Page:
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  • Round Table Discussion
  • Mirjam Rajner (bio) and Ilia Rodov (bio)


The round table discussion held at Bar-Ilan University on September 10, 2015 concluded the International Conference and Research Workshop Constructing and Deconstructing Jewish Art, a project of the Department of Jewish Art supported by the Israel Science Foundation and Ars Judaica. Participants from seven countries exchanged ideas and learned about one another's perspectives on and experiences and endeavors in teaching, researching, collecting, and exhibiting Jewish art.

Nearly a quarter of a century earlier, in May 1991, eminent scholars from Israel and abroad, pioneers in the study of Jewish art, then still a relatively young discipline, as well as junior faculty members and students, met at the first workshop on university teaching of Jewish art organized by Prof. Ziva Amishai-Maisels at The Hebrew University of Jerusalem.1 The period was a crucial one in European and Jewish history: the Berlin Wall had fallen two years earlier, the Soviet Union was disintegrating, and masses of Russian Jewish immigrants were arriving in Israel. There was a sense of urgency and uncertainty in the air, and custodians of Jewish culture were worried about the fate of the Jewish artistic heritage in eastern Europe. The discussants felt that there was a practical need for extensive preservation and documentation of artwork and monuments. Simultaneously, at the theoretical level, the workshop participants revisited the frameworks and definitions of the discipline, and in terms of academic education, they examined ways of integrating the field's new scholars into Israeli universities.

Several of those who had participated in the Jerusalem workshop also took part in the Bar-Ilan round table, thus facilitating continuity. However, the more recent discussion took place in a very different ideological and political reality, as there have been tremendous changes in the world in general and in culture in particular since the last meetings, which are ongoing, even as these lines are being written. The processes of globalization, free migration, and multiculturalism that developed and gained momentum after the fall of the Iron Curtain are currently being confronted by increasing separatism, segregation, xenophobia, and fundamentalism. Nevertheless, an ever-growing awareness of multiple perspectives in terms of gender, race, and social position has fostered post-modernist approaches to history, art, and art history. Yet even these are being subjected to revision usually defined as post-postmodernism or metamodernism. Moreover, in the past twenty-five years, culture has entered the post-Gutenberg age; the computerized world has increasingly changed our ways of gathering, storing, and exchanging information. Digital technologies have drastically transformed people's private and professional lives, offering a wealth of information and enabling instant, global communication of a kind hitherto unimaginable.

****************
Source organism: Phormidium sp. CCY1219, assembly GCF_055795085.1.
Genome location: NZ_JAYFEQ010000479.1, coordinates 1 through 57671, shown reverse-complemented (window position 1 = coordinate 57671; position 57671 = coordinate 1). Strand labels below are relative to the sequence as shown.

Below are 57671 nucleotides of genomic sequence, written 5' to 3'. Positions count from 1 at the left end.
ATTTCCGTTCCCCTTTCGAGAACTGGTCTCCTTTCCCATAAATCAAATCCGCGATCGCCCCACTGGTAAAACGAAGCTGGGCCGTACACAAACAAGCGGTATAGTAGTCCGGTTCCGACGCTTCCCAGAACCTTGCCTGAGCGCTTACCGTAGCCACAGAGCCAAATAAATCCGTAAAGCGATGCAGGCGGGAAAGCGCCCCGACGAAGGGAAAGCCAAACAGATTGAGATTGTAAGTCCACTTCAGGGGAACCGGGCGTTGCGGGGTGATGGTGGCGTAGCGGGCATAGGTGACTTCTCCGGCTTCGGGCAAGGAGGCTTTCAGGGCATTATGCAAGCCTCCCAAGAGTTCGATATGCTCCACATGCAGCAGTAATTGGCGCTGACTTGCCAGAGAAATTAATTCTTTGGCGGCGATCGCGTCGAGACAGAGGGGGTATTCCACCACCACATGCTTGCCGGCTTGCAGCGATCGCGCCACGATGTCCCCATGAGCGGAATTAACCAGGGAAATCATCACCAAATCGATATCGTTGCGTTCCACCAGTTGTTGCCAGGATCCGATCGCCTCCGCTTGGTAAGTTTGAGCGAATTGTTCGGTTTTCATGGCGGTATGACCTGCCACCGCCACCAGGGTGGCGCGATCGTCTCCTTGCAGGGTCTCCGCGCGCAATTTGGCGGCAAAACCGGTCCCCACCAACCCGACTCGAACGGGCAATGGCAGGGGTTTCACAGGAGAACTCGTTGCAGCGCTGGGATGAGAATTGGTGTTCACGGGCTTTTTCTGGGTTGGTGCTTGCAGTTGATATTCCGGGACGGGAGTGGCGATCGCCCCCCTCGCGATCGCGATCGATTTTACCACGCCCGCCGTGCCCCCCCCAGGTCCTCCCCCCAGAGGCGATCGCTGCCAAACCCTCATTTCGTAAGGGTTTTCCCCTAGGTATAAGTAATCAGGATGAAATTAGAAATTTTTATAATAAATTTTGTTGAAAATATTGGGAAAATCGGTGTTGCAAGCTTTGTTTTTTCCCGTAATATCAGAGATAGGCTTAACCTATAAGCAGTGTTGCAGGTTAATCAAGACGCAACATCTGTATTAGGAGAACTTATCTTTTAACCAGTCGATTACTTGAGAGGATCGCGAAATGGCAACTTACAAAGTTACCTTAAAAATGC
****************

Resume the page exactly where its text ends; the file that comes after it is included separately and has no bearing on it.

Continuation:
These new developments are having a significant effect on the understanding, research, and teaching of Jewish visual culture and art by stressing their multifaceted nature and calling for an interdisciplinary approach rather [End Page 7] than maintaining uniformity and autonomy. Like many humanities disciplines, the study of Jewish art now crosses the lines between the history of art and cultural and social history, anthropology, gender studies, folklore, psychology, and other related fields. The grand narrative, which is supposed to be a comprehensive explanation of history, concedes to particular case studies. This methodological turn yields a deeper understanding of distinct examples of Jewish artistic creativity, each firmly contextualized in specific times, spaces, and places.

With a sharper sensitivity to the subjectivity of the researcher's stance, visual culture among Jews is increasingly imagined as a continuous dialogue with the non-Jewish surroundings and a product of processes of acculturation. Rather than searching for essentialism–a unique spirit and uniform national character of art–the new approach decentralizes our endeavors, enabling polyphonic discourse. A remapping of the geographic dichotomies of Jewish art and artistic heritage–the center versus the periphery, or the Holy Land versus the Diaspora–is also taking place as scholars from East and West, from religious and secular worlds, claim different and even multiple locations as their omphalos mundi. This phenomenon is even more evident when we compare the many and varied voices of the participants in our round table to the ones at the gathering held a quarter...


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